My father spent a good portion of his young adult life dreaming of being a cowboy. It was a dream he inherited from his own father, who moved his family back and forth from Oregon to Wyoming several times during my father’s childhood, alternately taking jobs as a welder in the shipyards in Oregon, and surrendering to the allure of making a living on the back of a horse. This was during the Depression, and my grandfather’s inability to stay in one place put a constant strain on his family as he carted his seven children from the good pay of the shipyards to barely scraping by breaking horses and working as a ranch hand wherever he could find a bunk. It’s hard to imagine now how they managed to survive.

When I was ten, my father followed in his own father’s footsteps, walking away from a good job teaching sixth grade in Sheridan, Wyoming to manage a ranch owned by construction magnate, Peter Keiwitt. It was a beautiful ranch tucked into the Big Horn Valley between Sheridan and Billings, Montana. But what my father didn’t know was that the hands who had worked for Keiwitt for years expected one of their own to get his job. The rest of the community knew this as well. We were not greeted warmly. In fact, with the exception of a handful of kind people, we were snubbed from the moment we arrived.  Some of it was blatant, such as not being invited to functions. But mostly it was subtle, with the locals treating us as if we were invisible. As if we simply weren’t there.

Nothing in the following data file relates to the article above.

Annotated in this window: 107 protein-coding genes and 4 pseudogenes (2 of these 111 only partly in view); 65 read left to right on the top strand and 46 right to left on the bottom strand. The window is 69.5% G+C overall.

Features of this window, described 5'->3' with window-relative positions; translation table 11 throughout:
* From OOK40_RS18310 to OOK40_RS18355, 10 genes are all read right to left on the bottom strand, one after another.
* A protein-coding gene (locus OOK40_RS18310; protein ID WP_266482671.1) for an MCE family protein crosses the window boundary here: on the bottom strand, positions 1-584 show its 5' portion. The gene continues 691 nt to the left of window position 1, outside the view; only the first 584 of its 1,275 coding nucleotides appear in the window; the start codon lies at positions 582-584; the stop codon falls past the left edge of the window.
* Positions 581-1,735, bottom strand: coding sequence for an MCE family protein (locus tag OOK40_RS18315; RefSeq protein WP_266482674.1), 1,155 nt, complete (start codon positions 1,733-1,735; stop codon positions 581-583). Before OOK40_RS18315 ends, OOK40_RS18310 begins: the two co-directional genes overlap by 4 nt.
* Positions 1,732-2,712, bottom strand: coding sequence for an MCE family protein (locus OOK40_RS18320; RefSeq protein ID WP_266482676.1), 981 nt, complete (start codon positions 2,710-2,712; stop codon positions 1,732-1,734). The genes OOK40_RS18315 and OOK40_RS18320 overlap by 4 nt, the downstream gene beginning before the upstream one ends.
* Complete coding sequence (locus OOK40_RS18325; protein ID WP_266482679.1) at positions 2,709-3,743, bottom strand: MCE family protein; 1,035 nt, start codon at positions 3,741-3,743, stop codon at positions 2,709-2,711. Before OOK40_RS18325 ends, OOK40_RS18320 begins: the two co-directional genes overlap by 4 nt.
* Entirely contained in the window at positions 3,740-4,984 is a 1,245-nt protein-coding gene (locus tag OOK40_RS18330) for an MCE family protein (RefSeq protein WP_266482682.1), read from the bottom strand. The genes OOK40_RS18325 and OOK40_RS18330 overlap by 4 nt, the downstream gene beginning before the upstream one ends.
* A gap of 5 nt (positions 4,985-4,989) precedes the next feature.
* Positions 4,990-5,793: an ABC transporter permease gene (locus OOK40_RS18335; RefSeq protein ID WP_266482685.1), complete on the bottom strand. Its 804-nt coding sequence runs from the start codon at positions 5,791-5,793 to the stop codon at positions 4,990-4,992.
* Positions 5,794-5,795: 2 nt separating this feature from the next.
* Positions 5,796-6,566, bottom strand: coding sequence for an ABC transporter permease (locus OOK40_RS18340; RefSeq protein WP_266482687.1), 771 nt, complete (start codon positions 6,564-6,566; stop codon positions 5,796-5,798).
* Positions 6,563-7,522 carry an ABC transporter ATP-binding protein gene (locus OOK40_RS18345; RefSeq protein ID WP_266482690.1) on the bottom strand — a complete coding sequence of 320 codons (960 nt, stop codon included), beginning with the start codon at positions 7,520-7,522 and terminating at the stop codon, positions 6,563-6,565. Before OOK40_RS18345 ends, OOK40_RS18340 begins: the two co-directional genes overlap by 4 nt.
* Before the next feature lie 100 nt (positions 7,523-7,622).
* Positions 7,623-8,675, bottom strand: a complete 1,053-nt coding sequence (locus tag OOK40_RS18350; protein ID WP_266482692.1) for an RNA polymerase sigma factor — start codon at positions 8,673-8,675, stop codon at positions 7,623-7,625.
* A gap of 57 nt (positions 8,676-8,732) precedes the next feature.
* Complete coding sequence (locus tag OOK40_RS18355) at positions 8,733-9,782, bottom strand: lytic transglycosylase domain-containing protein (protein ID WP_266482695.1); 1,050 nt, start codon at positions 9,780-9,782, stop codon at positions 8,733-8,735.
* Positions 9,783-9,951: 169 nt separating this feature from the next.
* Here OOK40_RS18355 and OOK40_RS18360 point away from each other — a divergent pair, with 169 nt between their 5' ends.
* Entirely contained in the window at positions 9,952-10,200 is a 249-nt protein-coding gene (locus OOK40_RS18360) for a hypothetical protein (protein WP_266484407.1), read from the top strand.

Just before we found out we were moving, I had convinced my mother to buy me my very first pair of loafers. Because I had narrow feet, and my mother was very diligent about getting shoes that fit properly, I had been relegated to wearing the only shoes that came in narrow sizes in our little shoe store in Sheridan, Wyoming: black oxfords. But that year, they finally got a shipment of loafers in narrow sizes, and I was so happy. When I walked into that one-room school on my first day, I looked around to see that all of the other boys were wearing boots. It was just one of many ways that I stuck out as different in this community.

But it was worse for my father. The men working for him often simply ignored his instructions. Or did the work half-assed so that he had to re-do what they’d done. Being his oldest son, I can imagine how he approached the situation. He was uncomfortable with authority, and didn’t like telling people what to do, or confronting problems directly. He wasn’t even well suited for the job. I’m sure he approached these men with humor, and a quiet charm. They may have even liked him, but their behavior indicated that there was no respect at all.  I knew him well enough to know that this ate him up inside.